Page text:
Use the Multiply transparency option.
Just FYI, be careful of your terminology. "Additive color" refers to color derived by combining (adding) multiple different frequencies of light (in other words, to things that glow.) Subtractive color refers to color derived by removing (subtracting) multiple different frequences from white light that falls on them (in other words, things that absorb light and reflect only what's left).
So in your example, wherein overlaid colors become darker, that's a description of subtractive color, not additive color.
The difference between additive and subtractive color is why your TV set glows green and red whenever it needs to display yellow (additive); yet you can't make yellow by mixing crayons--you have to have a yellow crayon to begin with.
I guess some others don't understand the terminology difference between additive, subtractive, and multiply transparency modes.
In an additive mode, the color values literally add together. So if I have 3 layers, one of #FF0000 color, one of #00FF00 color, and one of #0000FF color, and they are all in additive mode on top of eachother, they should turn into white or #FFFFFF. This is like a RGB spectrum color wheel, and I'm assuming it's the effect you are looking for. This type of transparency is available commonly in many imaging platforms including Lightwave 3D.
Multiply transparency does what the name suggests: multiplies the color values, so this is not at all what you want to do.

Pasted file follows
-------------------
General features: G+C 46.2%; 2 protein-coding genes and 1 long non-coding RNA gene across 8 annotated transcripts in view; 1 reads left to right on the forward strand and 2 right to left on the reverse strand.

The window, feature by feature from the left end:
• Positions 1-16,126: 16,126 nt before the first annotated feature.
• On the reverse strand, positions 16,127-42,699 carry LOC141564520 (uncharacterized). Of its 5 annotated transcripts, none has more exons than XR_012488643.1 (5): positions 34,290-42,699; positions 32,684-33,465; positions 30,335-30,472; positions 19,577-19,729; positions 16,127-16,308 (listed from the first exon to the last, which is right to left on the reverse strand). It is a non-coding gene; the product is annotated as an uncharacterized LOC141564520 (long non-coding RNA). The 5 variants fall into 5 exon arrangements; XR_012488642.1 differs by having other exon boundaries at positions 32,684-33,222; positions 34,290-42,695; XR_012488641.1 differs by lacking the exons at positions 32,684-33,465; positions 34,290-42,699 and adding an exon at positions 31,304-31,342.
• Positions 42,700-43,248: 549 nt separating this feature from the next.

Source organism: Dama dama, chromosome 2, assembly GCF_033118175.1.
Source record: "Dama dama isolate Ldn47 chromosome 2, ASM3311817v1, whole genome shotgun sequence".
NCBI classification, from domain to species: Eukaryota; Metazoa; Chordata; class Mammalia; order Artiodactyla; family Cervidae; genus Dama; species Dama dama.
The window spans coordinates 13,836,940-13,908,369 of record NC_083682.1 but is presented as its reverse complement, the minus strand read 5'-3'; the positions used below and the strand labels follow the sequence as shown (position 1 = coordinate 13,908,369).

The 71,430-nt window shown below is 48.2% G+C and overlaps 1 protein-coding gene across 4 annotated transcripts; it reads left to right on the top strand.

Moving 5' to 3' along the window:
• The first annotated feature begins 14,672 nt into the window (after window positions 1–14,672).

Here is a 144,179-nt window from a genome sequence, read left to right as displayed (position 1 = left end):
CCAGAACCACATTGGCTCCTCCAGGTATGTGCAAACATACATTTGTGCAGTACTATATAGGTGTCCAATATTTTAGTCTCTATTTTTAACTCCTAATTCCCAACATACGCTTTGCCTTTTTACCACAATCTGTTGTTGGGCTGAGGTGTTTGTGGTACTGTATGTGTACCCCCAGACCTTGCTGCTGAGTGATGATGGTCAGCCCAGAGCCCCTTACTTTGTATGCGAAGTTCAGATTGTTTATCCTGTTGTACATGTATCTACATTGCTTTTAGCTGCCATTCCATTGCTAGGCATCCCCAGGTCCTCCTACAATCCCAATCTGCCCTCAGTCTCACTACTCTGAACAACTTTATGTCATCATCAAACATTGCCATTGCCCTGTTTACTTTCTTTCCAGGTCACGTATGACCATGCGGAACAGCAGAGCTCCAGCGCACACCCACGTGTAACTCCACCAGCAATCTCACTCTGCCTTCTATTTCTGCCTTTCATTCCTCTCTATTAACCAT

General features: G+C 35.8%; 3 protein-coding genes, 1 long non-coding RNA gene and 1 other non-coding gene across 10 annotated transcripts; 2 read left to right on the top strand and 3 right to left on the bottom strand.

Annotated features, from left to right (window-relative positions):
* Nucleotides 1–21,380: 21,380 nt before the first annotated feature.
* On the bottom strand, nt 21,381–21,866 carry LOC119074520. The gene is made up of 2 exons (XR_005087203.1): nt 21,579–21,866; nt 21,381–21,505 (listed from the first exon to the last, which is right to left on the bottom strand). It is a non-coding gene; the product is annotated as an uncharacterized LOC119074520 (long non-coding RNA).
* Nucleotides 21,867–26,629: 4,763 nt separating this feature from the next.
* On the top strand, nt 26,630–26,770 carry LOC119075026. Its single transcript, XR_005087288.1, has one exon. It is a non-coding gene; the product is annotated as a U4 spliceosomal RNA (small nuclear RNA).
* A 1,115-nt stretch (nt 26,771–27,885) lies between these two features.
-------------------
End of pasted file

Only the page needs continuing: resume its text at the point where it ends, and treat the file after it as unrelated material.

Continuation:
I'm assuming that additive color is what you're looking for. Unfortunately in Illustrator and PS this is not available. What is available though is Subtractive color which is the opposite. So if you want to get the additive effect in AI or PS, you have to put a Black (#000000) underlay under everything, and then set them all to Subtractive color. This will subtract them all - and then subtract them from black, which will invert the result and turn them into Additive. Another option is to use Subtractive, and then Invert the result.
First, this thread is three years old.
This is like a RGB spectrum color wheel, and I'm assuming it's the effect you are looking for...Multiply transparency does what the name suggests: multiplies the color values, so this is not at all what you want to do.
The thread originator showed a screenshot of what he was wanting to do. And in Illustrator, using Multiply Transparency Mode is the way to do it.
Additive colour means starting off with darkness and adding light.
So make a black area and add a red light (red ellipse).
Now copy the ellipse, make it green and set its trasnsparency mode to Screen. Put it on top of the red and you've got yellow.
Screen means TV or movie screen and the term has been wrongly translated on some foreign versions of Illie. Screen in this instance has nothing to do with halftones.
As JET rightly points out what you are showing is subtractive mixing, best reached with Multiply transparency mode on a white background. The more colours you add this way, the more light you subtract, hence the term.